Posco Invests in Australian Iron Ore Mine, Seeks Stake in Brazilian Mill

Posco, the world’s third-biggest steelmaker, will invest in an iron ore project in Western Australia and seek a stake in a Brazilian mill to expand markets and raw material supplies outside of South Korea.

Posco will spend 194.7 billion ($162 million) to buy a 24.5 percent stake in the Australian Premium Iron project, the Pohang, South Korea-based company said today in a statement. It wants to buy about 20 percent of a steel venture planned by Vale SA and Dongkuk Steel Mill Co., it also said.

Chief Executive Officer Chung Joon Yang is building plants and investing in mines in countries including Indonesia, setting aside a record $8.7 billion for capital spending this year. Posco, which gets 70 percent of sales from the domestic market, will gain a foothold in the South American nation and be able to supply the U.S. from the Brazilian venture, it said.

“The iron ore mine investment is very positive,” Um Jin Seok, an analyst with Kyobo Securities Co., said in Seoul. “The Brazil venture is not a bad deal because Brazil is a fast-growing market. It’d be better to join an existing project instead of starting from the beginning.”

Posco shares rose 0.9 percent to close at 491,500 won in Seoul trading today, outperforming a 0.7 percent loss in the local benchmark Kospi index.

The investment in the Australian project, being developed by American Metals and Coal International Inc. and Aquila Resources Ltd., will boost Posco’s self-sufficiency ratio of the material to 34 percent from 18 percent, the company said. Posco will receive 9.8 million metric tons of iron ore a year from the mine, about a fifth of its annual needs, it said.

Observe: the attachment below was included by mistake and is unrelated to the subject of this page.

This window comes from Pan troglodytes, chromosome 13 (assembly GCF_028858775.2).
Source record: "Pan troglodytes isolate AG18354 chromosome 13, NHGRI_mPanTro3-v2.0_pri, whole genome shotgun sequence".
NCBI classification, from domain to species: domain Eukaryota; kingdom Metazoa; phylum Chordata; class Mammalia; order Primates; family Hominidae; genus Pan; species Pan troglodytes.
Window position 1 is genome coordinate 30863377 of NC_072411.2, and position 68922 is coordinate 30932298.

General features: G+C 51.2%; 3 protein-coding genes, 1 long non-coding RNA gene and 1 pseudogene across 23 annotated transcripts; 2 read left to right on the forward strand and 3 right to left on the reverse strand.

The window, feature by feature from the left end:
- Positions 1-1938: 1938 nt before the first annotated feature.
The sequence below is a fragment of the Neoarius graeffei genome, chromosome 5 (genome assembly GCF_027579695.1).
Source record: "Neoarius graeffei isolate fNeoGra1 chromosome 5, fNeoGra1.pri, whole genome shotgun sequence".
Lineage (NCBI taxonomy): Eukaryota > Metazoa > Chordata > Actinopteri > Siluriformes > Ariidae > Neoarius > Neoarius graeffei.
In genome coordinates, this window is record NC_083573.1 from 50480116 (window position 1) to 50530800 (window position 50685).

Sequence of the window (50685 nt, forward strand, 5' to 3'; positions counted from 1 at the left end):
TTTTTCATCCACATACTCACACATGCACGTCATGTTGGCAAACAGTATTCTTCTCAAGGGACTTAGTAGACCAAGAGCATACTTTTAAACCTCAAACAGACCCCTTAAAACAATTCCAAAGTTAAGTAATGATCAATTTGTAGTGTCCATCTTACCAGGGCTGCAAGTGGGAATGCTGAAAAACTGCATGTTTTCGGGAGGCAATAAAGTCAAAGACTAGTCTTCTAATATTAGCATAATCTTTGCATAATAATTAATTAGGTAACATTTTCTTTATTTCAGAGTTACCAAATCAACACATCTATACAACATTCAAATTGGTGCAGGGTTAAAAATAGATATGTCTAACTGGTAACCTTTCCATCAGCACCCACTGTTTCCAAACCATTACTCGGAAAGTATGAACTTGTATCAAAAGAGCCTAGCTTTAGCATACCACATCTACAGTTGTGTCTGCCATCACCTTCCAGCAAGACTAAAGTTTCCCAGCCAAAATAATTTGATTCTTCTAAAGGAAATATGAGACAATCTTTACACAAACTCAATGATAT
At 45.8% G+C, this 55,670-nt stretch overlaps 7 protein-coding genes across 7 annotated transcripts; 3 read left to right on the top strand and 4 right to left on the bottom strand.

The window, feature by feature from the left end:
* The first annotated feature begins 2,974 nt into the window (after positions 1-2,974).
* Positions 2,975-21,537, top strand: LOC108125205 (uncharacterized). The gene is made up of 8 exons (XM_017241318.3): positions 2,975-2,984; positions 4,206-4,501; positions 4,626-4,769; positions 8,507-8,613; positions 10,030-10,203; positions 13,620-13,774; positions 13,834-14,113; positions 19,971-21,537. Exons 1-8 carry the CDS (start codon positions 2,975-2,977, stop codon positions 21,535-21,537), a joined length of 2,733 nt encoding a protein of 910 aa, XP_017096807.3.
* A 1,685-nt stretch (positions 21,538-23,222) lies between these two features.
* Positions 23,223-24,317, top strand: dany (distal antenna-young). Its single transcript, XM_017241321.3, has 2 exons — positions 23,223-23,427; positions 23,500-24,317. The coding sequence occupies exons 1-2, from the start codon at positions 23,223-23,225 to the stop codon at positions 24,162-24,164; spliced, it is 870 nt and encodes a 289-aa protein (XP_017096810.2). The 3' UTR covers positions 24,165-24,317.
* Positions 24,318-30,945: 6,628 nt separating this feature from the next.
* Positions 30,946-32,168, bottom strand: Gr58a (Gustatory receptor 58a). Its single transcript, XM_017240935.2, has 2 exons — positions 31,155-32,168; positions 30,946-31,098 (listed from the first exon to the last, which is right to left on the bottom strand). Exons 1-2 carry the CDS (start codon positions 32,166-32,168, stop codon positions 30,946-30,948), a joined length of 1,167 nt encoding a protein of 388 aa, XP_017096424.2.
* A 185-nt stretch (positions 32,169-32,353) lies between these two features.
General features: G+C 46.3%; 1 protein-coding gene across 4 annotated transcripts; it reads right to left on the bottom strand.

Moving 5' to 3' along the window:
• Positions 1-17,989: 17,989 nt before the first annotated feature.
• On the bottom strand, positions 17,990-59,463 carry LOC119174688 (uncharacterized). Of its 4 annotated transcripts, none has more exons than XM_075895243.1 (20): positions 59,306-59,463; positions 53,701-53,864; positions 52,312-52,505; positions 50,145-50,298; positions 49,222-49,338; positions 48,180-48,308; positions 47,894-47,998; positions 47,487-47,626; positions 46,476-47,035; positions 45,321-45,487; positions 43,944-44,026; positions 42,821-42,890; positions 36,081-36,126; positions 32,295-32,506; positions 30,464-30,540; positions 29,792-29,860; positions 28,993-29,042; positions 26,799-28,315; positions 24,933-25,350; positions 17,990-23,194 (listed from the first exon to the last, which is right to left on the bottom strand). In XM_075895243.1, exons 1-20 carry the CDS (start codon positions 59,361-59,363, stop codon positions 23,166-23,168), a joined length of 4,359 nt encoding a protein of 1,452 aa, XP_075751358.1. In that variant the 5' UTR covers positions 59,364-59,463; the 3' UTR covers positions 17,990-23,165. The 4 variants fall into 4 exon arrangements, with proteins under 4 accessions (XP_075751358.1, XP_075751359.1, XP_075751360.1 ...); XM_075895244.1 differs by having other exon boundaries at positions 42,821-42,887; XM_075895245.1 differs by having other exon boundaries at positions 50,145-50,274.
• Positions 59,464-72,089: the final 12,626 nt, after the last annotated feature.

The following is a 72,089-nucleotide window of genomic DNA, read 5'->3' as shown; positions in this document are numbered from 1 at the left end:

Iron Ore

Posco will buy its stake from American Metals and Coal, whose holding will drop to 25.5 percent. Aquila Resources will retain its 50 percent stake.

The Korean steelmaker will discuss investment terms in the proposed Brazilian mill with Vale, the world’s biggest iron-ore producer, and rival Dongkuk before making a final decision, the company said.

“Since we hope Posco will join the project, we think it’s positive,” Kim Sun Hong, a spokesman for Seoul-based Dongkuk, said by phone today. “We expect some synergy in that Posco has the world’s best expertise in terms of furnace construction and operations and we can also diversify investment funding for the project.”

The mill in Ceara is expected to produce 3 million tons of slabs a year after completion by 2014, Posco said.

Posco earlier this year agreed to buy as much as 15 percent of the Roy Hill iron ore project in Australia and a 7.8 percent stake in a coal mine in Mozambique. Posco’s Australian unit today increased its shareholding in Murchison Metals Ltd. to 13.91 percent, making it the iron ore miner’s largest shareholder.

Separately, Posco said today in a regulatory filing it will pay a mid-year dividend of 2,500 won.

Posco is ranked as the world’s third-biggest steelmaker by the World Steel Association, with ArcelorMittal and Baosteel Group Corp. rated above it. According to the American Institute for International Steel, the South Korean mill comes fourth, after ArcelorMittal, Hebei Iron & Steel Group and Baosteel.

To contact the reporter on this story: Sungwoo Park in Seoul at spark47@bloomberg.net.

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